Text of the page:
The Hillsborough inquests commenced on March 31, 2014 and are the subject of reporting restrictions that have been imposed by the Attorney General's office. Liverpool Football Club is respectful of these restrictions and will therefore only be making available updates from other media channels for the duration of the inquest.

The report below - and the witness testimony contained within it - does not necessarily reflect the views of Liverpool FC. Please be aware that the reports on these pages will contain evidence about the day of the disaster which may be distressing.

To view archive reports from each day of the inquest hearings, click here.

Courtesy of the BBC - February 26

A police officer who arrested a supporter as the Hillsborough disaster unfolded has told a jury he "hadn't been kind" and "didn't listen to him".

PC Richard Brougham apprehended the Liverpool fan after watching him run up to opposing fans and shout at them.

The fan was telling Nottingham Forest fans not to "jeer" as he had seen people "badly hurt", the jury heard.

Mr Brougham went on to give the "kiss of life" to a young casualty who had been "left for dead" at the ground.

Ninety-six Liverpool supporters died after crushing at the FA Cup semi-final between Liverpool and Nottingham Forest at Sheffield Wednesday's Hillsborough stadium on 15 April 1989.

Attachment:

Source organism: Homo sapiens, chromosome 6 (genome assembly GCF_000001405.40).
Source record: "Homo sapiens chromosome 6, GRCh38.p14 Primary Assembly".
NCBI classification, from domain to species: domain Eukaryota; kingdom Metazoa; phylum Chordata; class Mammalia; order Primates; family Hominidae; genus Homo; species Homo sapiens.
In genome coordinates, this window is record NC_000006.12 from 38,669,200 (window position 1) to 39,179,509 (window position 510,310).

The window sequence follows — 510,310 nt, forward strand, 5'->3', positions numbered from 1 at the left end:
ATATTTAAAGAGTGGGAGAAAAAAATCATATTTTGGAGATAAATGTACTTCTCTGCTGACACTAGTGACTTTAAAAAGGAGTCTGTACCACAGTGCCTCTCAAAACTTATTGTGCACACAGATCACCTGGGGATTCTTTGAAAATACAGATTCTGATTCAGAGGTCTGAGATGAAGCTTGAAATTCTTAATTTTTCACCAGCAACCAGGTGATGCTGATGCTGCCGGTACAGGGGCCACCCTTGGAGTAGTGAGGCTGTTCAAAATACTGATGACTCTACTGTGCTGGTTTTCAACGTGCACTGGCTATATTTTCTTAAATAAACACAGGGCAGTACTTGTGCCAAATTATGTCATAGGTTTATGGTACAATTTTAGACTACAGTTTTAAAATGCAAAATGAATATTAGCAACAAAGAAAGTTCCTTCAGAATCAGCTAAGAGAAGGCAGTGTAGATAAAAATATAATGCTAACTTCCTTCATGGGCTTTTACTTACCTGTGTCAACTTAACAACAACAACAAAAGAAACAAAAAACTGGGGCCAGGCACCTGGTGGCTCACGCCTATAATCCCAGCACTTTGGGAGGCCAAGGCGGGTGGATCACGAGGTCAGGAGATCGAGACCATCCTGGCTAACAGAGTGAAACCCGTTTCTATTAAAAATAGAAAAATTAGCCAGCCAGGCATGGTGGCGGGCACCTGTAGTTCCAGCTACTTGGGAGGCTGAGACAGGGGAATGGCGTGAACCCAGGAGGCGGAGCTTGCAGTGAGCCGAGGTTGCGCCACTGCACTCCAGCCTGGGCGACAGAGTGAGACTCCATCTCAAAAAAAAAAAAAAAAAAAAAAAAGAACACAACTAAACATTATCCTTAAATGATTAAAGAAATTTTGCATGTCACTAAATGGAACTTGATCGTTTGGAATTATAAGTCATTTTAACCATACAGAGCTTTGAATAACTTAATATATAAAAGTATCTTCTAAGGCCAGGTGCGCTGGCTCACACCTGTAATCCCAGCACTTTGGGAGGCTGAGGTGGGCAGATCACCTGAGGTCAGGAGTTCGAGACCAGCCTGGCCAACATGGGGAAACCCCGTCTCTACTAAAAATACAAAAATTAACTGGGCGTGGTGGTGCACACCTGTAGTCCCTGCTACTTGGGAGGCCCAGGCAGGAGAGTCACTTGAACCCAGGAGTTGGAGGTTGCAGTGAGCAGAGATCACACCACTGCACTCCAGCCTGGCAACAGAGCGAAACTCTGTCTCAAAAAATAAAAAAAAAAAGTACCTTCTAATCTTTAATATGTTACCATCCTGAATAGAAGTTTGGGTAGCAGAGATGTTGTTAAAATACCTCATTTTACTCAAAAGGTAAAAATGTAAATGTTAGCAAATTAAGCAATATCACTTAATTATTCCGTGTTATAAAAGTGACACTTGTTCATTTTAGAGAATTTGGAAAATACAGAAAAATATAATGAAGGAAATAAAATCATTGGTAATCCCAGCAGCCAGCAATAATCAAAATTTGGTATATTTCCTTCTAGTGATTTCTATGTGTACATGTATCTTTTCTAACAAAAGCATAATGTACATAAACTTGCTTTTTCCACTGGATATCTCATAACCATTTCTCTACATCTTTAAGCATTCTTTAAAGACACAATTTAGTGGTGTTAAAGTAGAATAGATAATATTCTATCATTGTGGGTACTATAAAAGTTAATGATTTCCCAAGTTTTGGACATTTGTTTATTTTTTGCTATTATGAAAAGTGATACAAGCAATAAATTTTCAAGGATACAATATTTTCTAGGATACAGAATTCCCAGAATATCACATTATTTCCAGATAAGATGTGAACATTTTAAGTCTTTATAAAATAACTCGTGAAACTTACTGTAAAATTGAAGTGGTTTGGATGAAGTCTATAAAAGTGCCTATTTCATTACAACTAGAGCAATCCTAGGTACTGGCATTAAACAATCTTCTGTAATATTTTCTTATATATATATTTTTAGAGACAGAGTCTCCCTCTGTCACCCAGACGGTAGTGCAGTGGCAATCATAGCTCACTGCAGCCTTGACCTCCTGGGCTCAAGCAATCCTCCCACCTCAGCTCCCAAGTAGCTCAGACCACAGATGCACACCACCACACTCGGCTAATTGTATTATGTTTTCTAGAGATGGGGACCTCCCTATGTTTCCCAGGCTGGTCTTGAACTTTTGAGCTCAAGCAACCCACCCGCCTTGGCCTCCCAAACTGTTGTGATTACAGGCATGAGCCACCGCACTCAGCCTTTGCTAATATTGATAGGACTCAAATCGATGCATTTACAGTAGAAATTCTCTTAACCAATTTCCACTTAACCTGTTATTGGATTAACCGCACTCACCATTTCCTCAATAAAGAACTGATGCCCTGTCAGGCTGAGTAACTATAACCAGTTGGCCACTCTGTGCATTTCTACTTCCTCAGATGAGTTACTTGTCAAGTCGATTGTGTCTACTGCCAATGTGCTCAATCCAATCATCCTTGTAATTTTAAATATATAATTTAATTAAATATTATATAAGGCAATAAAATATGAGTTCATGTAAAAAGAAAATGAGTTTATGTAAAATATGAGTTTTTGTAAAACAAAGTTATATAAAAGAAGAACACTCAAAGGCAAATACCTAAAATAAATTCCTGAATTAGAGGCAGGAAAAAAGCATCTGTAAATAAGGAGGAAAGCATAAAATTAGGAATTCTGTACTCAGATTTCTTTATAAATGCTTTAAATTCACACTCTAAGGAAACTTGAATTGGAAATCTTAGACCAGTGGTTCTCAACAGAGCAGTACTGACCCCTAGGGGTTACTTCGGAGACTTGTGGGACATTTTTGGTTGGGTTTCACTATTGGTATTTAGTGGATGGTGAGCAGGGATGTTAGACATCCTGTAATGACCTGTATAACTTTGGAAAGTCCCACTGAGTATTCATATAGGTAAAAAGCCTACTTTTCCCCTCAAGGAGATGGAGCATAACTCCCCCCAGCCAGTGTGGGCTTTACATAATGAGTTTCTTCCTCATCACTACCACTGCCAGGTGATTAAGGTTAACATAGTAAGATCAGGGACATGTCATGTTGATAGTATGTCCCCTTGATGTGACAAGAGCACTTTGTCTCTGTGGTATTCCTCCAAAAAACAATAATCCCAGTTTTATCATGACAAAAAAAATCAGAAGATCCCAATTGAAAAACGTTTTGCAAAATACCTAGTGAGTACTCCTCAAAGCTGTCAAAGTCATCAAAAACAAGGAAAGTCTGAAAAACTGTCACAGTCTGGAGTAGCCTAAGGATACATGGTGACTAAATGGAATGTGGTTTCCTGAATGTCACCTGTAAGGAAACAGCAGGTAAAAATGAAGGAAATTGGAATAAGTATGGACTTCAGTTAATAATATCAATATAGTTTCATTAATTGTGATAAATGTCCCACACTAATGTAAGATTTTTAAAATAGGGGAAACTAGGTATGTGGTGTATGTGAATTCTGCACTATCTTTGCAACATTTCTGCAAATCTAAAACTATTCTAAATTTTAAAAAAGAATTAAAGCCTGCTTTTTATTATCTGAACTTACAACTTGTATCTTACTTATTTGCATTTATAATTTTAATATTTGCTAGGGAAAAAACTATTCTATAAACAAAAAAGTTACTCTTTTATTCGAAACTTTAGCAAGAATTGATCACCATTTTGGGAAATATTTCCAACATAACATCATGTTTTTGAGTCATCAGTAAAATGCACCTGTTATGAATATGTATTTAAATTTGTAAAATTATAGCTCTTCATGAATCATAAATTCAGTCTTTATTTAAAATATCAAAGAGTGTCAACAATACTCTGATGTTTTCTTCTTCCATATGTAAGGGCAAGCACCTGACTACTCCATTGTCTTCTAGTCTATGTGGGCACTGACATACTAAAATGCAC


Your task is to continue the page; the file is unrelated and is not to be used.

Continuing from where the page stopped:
Mr Brougham, who is no longer a police officer, said as he went on to the pitch he assumed he was going to a "crowd control situation".

The inquests heard he saw a Liverpool fan running towards the Spion Kop end of the ground where the Nottingham Forest fans were.

Video footage from 15:10 BST that day shows the fan, who was named only as Mr Nodwell, "gesticulating and shouting" at the Forest fans.

He was then "knocked to the ground and arrested", the jury heard.

The fan was "near hysterical".

In his 1989 statement, Mr Brougham said Mr Nodwell was "shouting that he was trying to tell the Nottingham Forest supporters not to jeer as he had seen people badly hurt at the Liverpool end of the ground - he was saying his mate's arm had been broken".

Mr Brougham now believes he "hadn't been kind" to Mr Nodwell, the jury heard.

He said: "I didn't listen to him."

Speaking through tears, he said: "He went through a horrendous situation and then he was arrested and he was not [treated] properly. I didn't treat him good."

After completing the paperwork for Mr Nodwell's arrest, Mr Brougham helped give first aid to a youth who had been "left for dead" outside the stadium's gymnasium.

Judy Khan QC, a barrister who represents bereaved families, said there was "no question" Mr Brougham "saved that young man's life".

Mr Brougham said he was "involved in saving his life, yes", but he later agreed that was his "impression" of what he had done and it was a complicated situation.

The jury heard Mr Brougham had been told about the youth by another fan who said "look at him, I don't know if he is dead - I don't think he is".

The youth was in a group of bodies "slumped across each other" and Mr Brougham "grabbed him" and helped pull him out.

He agreed nobody was tending to the group of casualties, checking them or trying to revive them.

Mr Brougham gave the youth the "kiss of life" and carried him to the front of a queue of injured fans waiting for ambulances.

He later received a letter from the young man's parents thanking him for what he did.

The inquests, being held in Warrington, Cheshire, continue.